Why have Canadians embraced the Charter so thoroughly and affectionately? Why have so many asserted in the past few days that it has become part of Canada’s identity?

The Chief Justice asserted that Canadians have come to see themselves as ‘rights holders’, which aligns with the Charters ‘rights mindset’. The uniquely Canadian character of the Charter is reflected in its emphasis on three kinds of rights: individual rights, tied to a conception of tolerance and respect; collective interests, bound up with an appreciation of the relationship of support and obligation between individual and community; and group rights, tied to a recognition that of pluralism is one of Canada’s animating values.

In pith and substance, the Chief Justice’s speech could be summed as: “We have a Charter that reflect our most fundamental values, that tells us who and what we are as a people.”

We are privileged to have met someone who substantially contributed to the legal landscape of Canada.

From OLIP to Universities Canada: Meeting Paul Davidson

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As recent university graduates, we are grateful to have had the opportunity to learn more about Universities Canada–and from none other than an OLIP alumnus.

 

Today, Paul Davidson is the President of Universities Canada, a federal organization representing the interests of 96  participating institutions from across the country. However, in 1988-89, Davidson was an OLIP intern. He had placements with Peter Adams, the Liberal MPP from Peterborough, and Richard Johnson, the NDP MPP from Scarborough West.

 

His post-OLIP career has been wide-ranging, and includes working for the Ministry of Finance, leading a stakeholder relations firm, and serving as the executive director of both the Association of Canadian Publishers and the World University Service of Canada.

 

In his current role, Davidson is responsible for advocating on behalf of three major policy areas. First, Universities Canada is a perennial advocate on behalf of investment in research and innovation.

 

Second, there is a need – given the economic realities of globalization – for Canada to seize its international moment. For degree-granting institutions, this includes welcoming international students, recruiting faculty with international experience, and encouraging Canadian students to take advantage of opportunities to study abroad. Recent global events are changing the demographics of international students attending Canadian universities: Brexit in the United Kingdom and hardline immigration rhetoric in the United States have, respectively, contributed to increased application numbers from India and Mexico.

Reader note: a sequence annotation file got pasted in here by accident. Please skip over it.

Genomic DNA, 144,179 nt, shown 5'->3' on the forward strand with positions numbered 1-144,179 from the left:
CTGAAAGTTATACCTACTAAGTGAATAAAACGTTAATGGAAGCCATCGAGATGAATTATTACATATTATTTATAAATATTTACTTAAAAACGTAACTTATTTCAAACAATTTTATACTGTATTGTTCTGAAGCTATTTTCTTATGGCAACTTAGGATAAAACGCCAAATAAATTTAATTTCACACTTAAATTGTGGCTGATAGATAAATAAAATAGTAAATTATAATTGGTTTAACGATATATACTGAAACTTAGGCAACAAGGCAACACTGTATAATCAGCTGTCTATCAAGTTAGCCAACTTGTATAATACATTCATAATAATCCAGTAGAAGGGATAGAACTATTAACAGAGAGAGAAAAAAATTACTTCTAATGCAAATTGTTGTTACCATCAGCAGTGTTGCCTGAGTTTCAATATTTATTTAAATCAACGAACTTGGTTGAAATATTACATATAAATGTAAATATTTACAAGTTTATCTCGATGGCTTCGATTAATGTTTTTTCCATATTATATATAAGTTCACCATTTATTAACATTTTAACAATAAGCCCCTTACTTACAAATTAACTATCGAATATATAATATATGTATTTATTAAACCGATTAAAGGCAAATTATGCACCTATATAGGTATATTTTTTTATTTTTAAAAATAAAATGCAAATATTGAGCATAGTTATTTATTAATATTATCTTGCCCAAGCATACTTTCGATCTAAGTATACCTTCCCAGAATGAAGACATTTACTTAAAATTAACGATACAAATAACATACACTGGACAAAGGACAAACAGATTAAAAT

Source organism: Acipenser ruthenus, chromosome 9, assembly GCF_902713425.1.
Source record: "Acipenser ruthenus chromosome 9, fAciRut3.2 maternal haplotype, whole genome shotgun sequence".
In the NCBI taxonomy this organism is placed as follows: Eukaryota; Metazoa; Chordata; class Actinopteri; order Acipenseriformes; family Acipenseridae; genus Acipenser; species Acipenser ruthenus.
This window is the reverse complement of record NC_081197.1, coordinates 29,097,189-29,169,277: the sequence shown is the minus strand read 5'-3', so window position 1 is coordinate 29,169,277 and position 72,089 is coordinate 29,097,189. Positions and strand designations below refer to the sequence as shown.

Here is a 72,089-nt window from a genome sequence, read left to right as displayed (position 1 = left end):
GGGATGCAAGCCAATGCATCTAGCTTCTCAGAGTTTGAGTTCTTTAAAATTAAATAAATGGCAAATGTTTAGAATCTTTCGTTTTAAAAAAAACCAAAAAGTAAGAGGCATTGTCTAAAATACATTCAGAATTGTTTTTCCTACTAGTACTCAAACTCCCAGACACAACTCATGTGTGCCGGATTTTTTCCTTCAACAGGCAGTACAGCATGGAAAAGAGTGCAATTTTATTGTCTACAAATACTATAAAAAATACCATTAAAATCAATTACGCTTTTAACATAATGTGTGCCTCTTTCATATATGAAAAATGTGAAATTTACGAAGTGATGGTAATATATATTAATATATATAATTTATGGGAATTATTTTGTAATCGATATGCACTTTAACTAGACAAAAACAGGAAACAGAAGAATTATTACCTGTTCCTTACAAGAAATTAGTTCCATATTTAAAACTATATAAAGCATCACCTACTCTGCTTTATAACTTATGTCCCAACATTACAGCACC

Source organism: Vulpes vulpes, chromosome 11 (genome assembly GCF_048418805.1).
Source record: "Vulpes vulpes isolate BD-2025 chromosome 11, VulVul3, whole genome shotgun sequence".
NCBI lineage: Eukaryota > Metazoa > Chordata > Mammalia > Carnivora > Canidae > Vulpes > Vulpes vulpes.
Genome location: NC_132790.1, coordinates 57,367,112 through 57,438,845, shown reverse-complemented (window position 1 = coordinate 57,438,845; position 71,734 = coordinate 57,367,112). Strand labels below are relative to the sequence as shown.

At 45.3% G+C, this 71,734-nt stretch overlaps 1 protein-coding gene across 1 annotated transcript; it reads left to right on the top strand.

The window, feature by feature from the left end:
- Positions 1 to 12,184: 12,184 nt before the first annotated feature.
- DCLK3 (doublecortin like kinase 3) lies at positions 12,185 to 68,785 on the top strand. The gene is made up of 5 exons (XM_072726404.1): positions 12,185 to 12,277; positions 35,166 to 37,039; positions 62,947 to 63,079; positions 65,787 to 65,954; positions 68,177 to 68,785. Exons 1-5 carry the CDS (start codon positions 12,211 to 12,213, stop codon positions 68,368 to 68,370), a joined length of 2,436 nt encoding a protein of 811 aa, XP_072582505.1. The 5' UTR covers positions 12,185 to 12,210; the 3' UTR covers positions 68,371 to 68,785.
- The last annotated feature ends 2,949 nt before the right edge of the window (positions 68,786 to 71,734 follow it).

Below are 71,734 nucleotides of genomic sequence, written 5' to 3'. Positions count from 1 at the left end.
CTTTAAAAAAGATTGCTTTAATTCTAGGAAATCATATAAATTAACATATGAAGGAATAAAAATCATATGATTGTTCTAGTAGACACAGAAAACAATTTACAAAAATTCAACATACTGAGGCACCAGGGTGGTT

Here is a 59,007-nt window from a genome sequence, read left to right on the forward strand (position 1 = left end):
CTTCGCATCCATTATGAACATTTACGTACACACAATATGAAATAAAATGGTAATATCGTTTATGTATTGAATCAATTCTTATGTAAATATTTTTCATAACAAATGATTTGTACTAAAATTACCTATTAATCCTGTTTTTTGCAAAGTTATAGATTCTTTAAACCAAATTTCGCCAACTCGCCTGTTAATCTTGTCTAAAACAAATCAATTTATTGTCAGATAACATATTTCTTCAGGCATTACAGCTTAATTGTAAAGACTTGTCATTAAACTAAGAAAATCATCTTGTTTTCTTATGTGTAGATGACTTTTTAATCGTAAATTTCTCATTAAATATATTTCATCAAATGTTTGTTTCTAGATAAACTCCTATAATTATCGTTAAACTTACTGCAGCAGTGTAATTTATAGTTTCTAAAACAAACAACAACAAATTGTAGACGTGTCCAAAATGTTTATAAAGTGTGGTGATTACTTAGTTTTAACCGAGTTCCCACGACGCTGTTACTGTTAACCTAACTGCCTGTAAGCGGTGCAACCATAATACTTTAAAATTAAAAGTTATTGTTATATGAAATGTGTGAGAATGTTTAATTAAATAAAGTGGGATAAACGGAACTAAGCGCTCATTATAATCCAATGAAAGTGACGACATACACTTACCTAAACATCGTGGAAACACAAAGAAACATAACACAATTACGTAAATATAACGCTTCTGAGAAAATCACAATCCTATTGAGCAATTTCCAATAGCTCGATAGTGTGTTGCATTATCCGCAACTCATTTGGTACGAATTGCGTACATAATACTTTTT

Lastly, Universities Canada is dedicated to advancing equity, diversity, and inclusion. Davidson observed that excellence is not possible without diversity, and that sexism is real and persistent in Canada, post-secondary education sector included. For example, relatively few – only 25% – of university presidents in Canada are women. Yet, even that number is a testament to progress, as it is also the highest-ever proportion of female presidents.

 

These issues coexist in a context of ongoing change for universities in Canada. Funding levels remain an ongoing issue of concern; according to Davidson, per capita funding in Ontario  today is less than it was 20 years ago. Also, recent emphasis on STEM disciplines (Science, Technology, Engineering, and Math) corresponds to reduced in enrollment in the Social Sciences and Humanities. Davidson observed that the liberal arts teach valuable critical thinking and communication skills, and that programs teaching those disciplines will need to work hard to share their virtues with prospective students.

 

We want to thank Davidson for giving us a window into the issues facing universities in Canada, and for encouraging us to challenge ourselves and pursue adventurous careers.   

 

Talking about Civic Engagement with Samara

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Last Friday, we have the privilege of visiting Samara.

Samara Canada is dedicated to reconnecting citizens to politics, and has quickly become Canada’s champion of increased civic engagement.

While most interns were familiar with Samara, we were interested in learning more about Samara’s research and educational programming, which largely promotes increased political participation. Their mantra is that increased political participation will inevitably create better politics.